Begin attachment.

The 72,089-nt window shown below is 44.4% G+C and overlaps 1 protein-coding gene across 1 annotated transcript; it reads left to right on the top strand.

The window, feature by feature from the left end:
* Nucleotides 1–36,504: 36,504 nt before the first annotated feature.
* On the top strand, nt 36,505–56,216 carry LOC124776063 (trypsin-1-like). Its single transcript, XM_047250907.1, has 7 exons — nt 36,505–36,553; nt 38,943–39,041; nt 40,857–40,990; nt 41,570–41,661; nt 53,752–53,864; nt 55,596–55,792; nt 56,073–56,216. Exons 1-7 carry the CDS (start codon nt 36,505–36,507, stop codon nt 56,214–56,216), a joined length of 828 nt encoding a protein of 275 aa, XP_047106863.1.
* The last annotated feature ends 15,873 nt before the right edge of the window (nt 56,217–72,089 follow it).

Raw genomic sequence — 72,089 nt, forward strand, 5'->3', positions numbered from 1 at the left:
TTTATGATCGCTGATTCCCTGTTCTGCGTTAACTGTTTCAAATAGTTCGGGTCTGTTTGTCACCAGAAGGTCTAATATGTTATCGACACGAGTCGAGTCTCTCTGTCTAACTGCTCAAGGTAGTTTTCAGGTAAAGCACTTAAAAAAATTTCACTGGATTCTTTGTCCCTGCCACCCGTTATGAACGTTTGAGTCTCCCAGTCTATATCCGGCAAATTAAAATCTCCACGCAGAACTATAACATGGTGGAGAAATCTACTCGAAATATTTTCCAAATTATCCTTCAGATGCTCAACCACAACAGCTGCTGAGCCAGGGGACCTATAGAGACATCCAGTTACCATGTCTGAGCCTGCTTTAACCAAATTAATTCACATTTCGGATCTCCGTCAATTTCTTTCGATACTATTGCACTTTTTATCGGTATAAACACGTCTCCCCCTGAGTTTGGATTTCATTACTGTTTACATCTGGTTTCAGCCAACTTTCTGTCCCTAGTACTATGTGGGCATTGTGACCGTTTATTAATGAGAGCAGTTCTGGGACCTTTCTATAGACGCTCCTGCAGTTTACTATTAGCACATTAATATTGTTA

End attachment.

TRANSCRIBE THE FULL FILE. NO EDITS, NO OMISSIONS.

The 72,089-nt window shown below is 44.4% G+C and overlaps 1 protein-coding gene across 1 annotated transcript; it reads left to right on the top strand.

The window, feature by feature from the left end:
* Nucleotides 1–36,504: 36,504 nt before the first annotated feature.
* On the top strand, nt 36,505–56,216 carry LOC124776063 (trypsin-1-like). Its single transcript, XM_047250907.1, has 7 exons — nt 36,505–36,553; nt 38,943–39,041; nt 40,857–40,990; nt 41,570–41,661; nt 53,752–53,864; nt 55,596–55,792; nt 56,073–56,216. Exons 1-7 carry the CDS (start codon nt 36,505–36,507, stop codon nt 56,214–56,216), a joined length of 828 nt encoding a protein of 275 aa, XP_047106863.1.
* The last annotated feature ends 15,873 nt before the right edge of the window (nt 56,217–72,089 follow it).

Raw genomic sequence — 72,089 nt, forward strand, 5'->3', positions numbered from 1 at the left:
TTTATGATCGCTGATTCCCTGTTCTGCGTTAACTGTTTCAAATAGTTCGGGTCTGTTTGTCACCAGAAGGTCTAATATGTTATCGACACGAGTCGAGTCTCTCTGTCTAACTGCTCAAGGTAGTTTTCAGGTAAAGCACTTAAAAAAATTTCACTGGATTCTTTGTCCCTGCCACCCGTTATGAACGTTTGAGTCTCCCAGTCTATATCCGGCAAATTAAAATCTCCACGCAGAACTATAACATGGTGGAGAAATCTACTCGAAATATTTTCCAAATTATCCTTCAGATGCTCAACCACAACAGCTGCTGAGCCAGGGGACCTATAGAGACATCCAGTTACCATGTCTGAGCCTGCTTTAACCAAATTAATTCACATTTCGGATCTCCGTCAATTTCTTTCGATACTATTGCACTTTTTATCGGTATAAACACGTCTCCCCCTGAGTTTGGATTTCATTACTGTTTACATCTGGTTTCAGCCAACTTTCTGTCCCTAGTACTATGTGGGCATTGTGACCGTTTATTAATGAGAGCAGTTCTGGGACCTTTCTATAGACGCTCCTGCAGTTTACTATTAGCACATTAATATTGTTA